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Edgar Allen Poe
Edgar Allan Poe is perhaps the best-known American Romantic who worked in the Gothic mode. His stories explore the darker side of the Romantic imagination, dealing with the grotesque, the supernatural, and the horrifying. He defined the form of the American short story.
As one might expect, Poe himself eschewed conventional morality, which he believed stems from man's attempts to dictate the purposes of God. Poe saw God more as process than purpose. He believed that moralists derive their beliefs, and thus, the resultant behavioral patterns, from a priori knowledge. In Eureka, we find that Poe shunned such artifices of mind, systems which, he professed, have no basis in reality. Yet Poe employed in his writing the diction of the moral tome, which causes confusion for readers immersed in this tradition. Daniel Hoffman reiterates Allan Tate's position that, aside from his atavistic employment of moral terminology, Poe writes as though "Christianity had never been invented." (Hoffman 171)
Poe did offer to posterity one tale with a moral. Written in 1841 at the dawn of Poe's most creative period, Poe delivers to his readers a satirical spoof, a literary Bronx cheer to writers of moralistic fiction, and to critics who expressed disapprobation at finding no discernible moral in his works. The tale "Never Bet the Devil Your Head: A Tale with a Moral" presents Poe's "way of staying execution" (Poe 487) for his transgressions against the didactics. The story's main character is Toby Dammit, who from infanthood, had been flogged left-handed, which since the world revolves right to left, causes evil propensities to be driven home rather than driven out. The narrator relates that by the age of seven months, Toby was chasing down and kissing the female babies, that by eight months he had flatly refused to sign the Temperance Pledge, and that by the end of his first year, he'd taken to "wearing moustaches, but had contracted a propensity for cursing and swearing, and for backing his assertions with bets." (Poe 488)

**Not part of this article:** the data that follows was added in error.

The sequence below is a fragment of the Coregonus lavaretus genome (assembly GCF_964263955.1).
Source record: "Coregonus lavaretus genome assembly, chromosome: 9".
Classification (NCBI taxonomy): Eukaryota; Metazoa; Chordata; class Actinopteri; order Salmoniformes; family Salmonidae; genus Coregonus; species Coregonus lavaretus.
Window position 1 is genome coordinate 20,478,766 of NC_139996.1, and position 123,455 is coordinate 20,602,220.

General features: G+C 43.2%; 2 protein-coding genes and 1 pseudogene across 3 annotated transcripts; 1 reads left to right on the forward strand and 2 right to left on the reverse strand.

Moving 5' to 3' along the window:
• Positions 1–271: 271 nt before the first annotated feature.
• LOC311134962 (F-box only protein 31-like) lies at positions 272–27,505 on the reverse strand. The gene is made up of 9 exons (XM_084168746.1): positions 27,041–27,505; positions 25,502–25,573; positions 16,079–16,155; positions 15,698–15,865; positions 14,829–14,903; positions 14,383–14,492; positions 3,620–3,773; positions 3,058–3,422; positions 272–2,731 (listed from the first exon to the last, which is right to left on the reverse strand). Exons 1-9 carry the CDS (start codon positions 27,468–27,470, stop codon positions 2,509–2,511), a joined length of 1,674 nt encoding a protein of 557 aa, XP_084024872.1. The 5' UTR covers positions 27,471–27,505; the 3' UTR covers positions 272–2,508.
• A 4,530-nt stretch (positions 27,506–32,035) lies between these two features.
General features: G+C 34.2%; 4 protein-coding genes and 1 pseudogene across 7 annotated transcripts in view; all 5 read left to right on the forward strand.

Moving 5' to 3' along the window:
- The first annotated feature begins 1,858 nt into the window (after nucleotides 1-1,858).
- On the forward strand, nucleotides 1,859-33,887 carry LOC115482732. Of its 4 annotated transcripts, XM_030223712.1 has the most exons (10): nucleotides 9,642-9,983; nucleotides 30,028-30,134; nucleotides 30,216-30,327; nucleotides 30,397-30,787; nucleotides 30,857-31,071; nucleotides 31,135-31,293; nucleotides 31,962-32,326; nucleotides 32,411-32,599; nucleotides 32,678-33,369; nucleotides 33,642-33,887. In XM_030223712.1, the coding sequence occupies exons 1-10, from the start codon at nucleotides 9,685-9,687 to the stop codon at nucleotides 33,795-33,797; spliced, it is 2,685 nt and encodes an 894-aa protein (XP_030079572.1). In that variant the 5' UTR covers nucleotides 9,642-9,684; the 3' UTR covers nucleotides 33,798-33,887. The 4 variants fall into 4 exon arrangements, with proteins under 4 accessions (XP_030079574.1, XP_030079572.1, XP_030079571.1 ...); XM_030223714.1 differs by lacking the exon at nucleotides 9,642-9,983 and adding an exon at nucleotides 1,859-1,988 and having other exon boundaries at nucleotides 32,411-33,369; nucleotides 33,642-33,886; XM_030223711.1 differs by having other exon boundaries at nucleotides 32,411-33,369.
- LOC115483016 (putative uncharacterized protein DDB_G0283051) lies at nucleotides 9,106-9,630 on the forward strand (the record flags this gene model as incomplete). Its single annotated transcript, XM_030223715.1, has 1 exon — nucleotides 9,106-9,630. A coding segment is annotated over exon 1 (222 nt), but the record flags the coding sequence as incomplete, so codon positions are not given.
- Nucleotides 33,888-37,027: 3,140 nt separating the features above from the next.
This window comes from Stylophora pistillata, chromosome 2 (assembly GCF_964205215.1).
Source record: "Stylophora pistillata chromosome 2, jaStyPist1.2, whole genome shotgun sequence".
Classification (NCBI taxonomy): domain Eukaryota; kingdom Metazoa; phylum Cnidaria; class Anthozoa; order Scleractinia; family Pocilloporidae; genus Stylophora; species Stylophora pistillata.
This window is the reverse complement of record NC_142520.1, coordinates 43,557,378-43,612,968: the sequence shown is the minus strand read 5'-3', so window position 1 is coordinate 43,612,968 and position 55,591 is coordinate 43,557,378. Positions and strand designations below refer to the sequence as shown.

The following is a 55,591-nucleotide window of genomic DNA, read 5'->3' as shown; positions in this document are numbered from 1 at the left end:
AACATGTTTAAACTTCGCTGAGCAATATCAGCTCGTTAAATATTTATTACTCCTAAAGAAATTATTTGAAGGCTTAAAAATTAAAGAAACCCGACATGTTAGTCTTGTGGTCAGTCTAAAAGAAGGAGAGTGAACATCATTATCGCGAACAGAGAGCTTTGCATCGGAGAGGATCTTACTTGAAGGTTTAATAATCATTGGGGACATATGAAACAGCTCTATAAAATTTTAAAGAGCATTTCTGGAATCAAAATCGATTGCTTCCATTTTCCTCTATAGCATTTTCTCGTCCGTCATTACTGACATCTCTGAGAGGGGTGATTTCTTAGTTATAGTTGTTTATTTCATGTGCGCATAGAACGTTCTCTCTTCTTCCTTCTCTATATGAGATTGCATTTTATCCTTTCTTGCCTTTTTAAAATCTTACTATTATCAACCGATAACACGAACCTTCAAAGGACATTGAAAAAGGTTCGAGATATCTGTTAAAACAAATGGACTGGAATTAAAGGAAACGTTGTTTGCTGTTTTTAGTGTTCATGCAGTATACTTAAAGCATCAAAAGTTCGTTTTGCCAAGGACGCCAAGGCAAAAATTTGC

As Toby reaches manhood, the narrator finally accepts that his young friend is incorrigible. By this time, Toby utters scarcely a sentence without oaths, his favorite of which is to bet the devil his head that he can accomplish whatever challenge lies before him.
One day as the narrator accompanies Toby Dammit on a route which requires the crossing of a covered bridge, Toby bets the devil his head that he can leap over a bridge stile, pigeon winging as he performs the feat. Unexpectedly a "little lame old gentleman of venerable aspect" (Poe 491) interrupts with an emphatic "ahem" to take Toby up on his bet. The elderly gentleman wears a "a full suit of black, but his shirt was perfectly clean and the collar turned very neatly down over a white cravat." Oddly, his eyes are "carefully rolled up into the top of his head," and he wears a black silk apron. (491)
After he takes charge of Toby, allowing him a running start, the elderly interloper takes his position just behind the stile. The narrator awaits the gentleman's "One--two--three--and--away," when Toby initiates his running leap. To all appearances, the young reprobate is destined to clear the stile easily, pigeon-winging as he flies, when abruptly his progress is arrested, and the luckless Toby falls flat on his back on his side of the stile. The elderly gentleman is indistinctly seen wrapping a bulky object in his apron, and taking his leave of them. When the narrator throws open an adjacent window, he sees that Toby has been deprived of his head by a sharp, heretofore unnoticed cross-support located directly above the stile. Stated so that the targets of Poe's ridicule cannot miss it, the moral of his tale is the title of the story. Yet the moral of the tale is not its theme. Poe purposes ridicule of those who presume to judge him, and of their small-mindedness. This ridicule is his theme.
His rendering of this riotous spoof illustrates that Poe believed he had more important things to do than pass moral judgment in his tales. Poe instead opted to depict what occurred to him as the natural order of man's behavior, rather than to engage in baseless speculation concerning what God intended for the individual. Appropriately, Poe asks, "if we cannot comprehend God in his visible works, how
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